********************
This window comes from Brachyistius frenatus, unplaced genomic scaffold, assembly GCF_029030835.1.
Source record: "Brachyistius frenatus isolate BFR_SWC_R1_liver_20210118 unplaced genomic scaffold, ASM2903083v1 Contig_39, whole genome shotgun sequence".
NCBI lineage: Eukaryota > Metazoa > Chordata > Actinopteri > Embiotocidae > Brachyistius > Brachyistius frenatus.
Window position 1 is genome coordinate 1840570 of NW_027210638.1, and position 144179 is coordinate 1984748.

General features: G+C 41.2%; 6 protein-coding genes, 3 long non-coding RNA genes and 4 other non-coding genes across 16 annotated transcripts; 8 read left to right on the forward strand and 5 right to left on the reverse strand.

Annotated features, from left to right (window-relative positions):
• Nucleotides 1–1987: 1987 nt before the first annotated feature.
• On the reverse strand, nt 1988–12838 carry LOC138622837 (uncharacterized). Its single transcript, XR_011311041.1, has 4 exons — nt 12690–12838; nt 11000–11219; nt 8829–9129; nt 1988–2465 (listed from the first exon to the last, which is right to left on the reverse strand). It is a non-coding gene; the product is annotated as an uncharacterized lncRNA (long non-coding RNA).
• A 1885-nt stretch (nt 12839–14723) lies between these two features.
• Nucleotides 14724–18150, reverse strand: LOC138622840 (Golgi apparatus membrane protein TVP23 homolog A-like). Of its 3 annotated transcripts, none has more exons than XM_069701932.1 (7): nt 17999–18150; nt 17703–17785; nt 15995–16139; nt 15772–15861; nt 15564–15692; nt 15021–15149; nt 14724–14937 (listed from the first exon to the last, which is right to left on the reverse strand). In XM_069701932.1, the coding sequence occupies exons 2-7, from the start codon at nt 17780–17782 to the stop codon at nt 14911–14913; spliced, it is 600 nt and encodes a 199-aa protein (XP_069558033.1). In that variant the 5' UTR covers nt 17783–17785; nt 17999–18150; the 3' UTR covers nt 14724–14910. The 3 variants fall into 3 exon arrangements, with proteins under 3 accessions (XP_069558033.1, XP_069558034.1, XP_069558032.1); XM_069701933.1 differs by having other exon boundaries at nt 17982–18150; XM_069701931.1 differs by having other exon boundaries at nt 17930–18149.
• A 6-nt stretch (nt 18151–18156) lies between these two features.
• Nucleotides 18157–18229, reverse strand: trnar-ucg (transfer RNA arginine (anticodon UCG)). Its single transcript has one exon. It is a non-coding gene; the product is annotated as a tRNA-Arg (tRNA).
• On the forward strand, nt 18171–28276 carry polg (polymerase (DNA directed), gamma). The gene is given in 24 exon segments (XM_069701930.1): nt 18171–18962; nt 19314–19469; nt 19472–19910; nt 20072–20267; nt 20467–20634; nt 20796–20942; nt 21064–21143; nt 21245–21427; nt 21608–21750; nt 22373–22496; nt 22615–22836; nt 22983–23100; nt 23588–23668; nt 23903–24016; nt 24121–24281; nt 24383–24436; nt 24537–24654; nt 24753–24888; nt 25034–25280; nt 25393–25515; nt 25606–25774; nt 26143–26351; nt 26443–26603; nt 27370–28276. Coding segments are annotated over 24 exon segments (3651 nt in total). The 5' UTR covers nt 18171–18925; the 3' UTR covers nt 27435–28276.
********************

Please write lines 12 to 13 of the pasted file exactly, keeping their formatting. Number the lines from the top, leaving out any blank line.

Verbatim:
• Nucleotides 18157–18229, reverse strand: trnar-ucg (transfer RNA arginine (anticodon UCG)). Its single transcript has one exon. It is a non-coding gene; the product is annotated as a tRNA-Arg (tRNA).
• On the forward strand, nt 18171–28276 carry polg (polymerase (DNA directed), gamma). The gene is given in 24 exon segments (XM_069701930.1): nt 18171–18962; nt 19314–19469; nt 19472–19910; nt 20072–20267; nt 20467–20634; nt 20796–20942; nt 21064–21143; nt 21245–21427; nt 21608–21750; nt 22373–22496; nt 22615–22836; nt 22983–23100; nt 23588–23668; nt 23903–24016; nt 24121–24281; nt 24383–24436; nt 24537–24654; nt 24753–24888; nt 25034–25280; nt 25393–25515; nt 25606–25774; nt 26143–26351; nt 26443–26603; nt 27370–28276. Coding segments are annotated over 24 exon segments (3651 nt in total). The 5' UTR covers nt 18171–18925; the 3' UTR covers nt 27435–28276.